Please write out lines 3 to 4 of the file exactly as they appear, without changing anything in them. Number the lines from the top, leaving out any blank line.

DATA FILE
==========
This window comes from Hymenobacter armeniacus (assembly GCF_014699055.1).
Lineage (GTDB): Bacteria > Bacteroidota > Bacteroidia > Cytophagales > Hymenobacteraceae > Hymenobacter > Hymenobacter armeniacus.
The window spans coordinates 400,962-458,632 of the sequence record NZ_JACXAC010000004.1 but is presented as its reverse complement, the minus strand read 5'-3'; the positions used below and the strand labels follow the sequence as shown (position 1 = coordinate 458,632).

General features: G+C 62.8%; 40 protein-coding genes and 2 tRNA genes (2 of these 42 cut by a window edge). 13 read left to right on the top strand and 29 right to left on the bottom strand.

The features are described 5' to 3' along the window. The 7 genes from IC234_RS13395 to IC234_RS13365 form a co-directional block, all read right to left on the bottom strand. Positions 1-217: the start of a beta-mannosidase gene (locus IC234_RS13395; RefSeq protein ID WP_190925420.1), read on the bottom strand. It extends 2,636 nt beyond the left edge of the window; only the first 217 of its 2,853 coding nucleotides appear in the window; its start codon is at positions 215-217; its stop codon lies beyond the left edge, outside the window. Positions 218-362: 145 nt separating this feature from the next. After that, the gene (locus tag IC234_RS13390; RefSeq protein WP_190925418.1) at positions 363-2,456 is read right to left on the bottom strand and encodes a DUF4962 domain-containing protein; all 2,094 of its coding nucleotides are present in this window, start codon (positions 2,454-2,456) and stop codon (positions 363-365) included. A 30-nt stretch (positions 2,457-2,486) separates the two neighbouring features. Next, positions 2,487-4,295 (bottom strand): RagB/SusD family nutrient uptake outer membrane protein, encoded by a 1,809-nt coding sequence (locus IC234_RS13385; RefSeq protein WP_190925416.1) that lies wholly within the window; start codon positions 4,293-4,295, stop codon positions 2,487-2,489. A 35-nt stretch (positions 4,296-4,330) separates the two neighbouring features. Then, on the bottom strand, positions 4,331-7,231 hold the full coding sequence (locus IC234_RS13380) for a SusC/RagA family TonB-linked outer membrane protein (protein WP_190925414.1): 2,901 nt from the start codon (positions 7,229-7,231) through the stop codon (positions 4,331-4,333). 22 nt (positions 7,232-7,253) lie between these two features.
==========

The window spans coordinates 400,962-458,632 of the sequence record NZ_JACXAC010000004.1 but is presented as its reverse complement, the minus strand read 5'-3'; the positions used below and the strand labels follow the sequence as shown (position 1 = coordinate 458,632).

General features: G+C 62.8%; 40 protein-coding genes and 2 tRNA genes (2 of these 42 cut by a window edge). 13 read left to right on the top strand and 29 right to left on the bottom strand.